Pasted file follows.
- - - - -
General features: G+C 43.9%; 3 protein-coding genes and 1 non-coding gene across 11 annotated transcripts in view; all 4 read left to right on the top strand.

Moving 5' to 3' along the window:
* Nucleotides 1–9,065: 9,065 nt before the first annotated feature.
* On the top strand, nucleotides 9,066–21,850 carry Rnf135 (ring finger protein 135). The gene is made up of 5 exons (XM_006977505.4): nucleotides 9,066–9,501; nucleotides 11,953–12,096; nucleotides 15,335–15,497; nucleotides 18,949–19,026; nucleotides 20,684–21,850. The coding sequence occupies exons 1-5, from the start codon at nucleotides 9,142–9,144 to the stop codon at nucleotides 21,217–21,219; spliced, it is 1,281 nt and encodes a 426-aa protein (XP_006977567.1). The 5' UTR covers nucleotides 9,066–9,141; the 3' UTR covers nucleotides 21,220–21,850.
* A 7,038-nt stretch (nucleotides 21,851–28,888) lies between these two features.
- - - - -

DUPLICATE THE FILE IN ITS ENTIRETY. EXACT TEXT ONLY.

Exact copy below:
General features: G+C 43.9%; 3 protein-coding genes and 1 non-coding gene across 11 annotated transcripts in view; all 4 read left to right on the top strand.

Moving 5' to 3' along the window:
* Nucleotides 1–9,065: 9,065 nt before the first annotated feature.
* On the top strand, nucleotides 9,066–21,850 carry Rnf135 (ring finger protein 135). The gene is made up of 5 exons (XM_006977505.4): nucleotides 9,066–9,501; nucleotides 11,953–12,096; nucleotides 15,335–15,497; nucleotides 18,949–19,026; nucleotides 20,684–21,850. The coding sequence occupies exons 1-5, from the start codon at nucleotides 9,142–9,144 to the stop codon at nucleotides 21,217–21,219; spliced, it is 1,281 nt and encodes a 426-aa protein (XP_006977567.1). The 5' UTR covers nucleotides 9,066–9,141; the 3' UTR covers nucleotides 21,220–21,850.
* A 7,038-nt stretch (nucleotides 21,851–28,888) lies between these two features.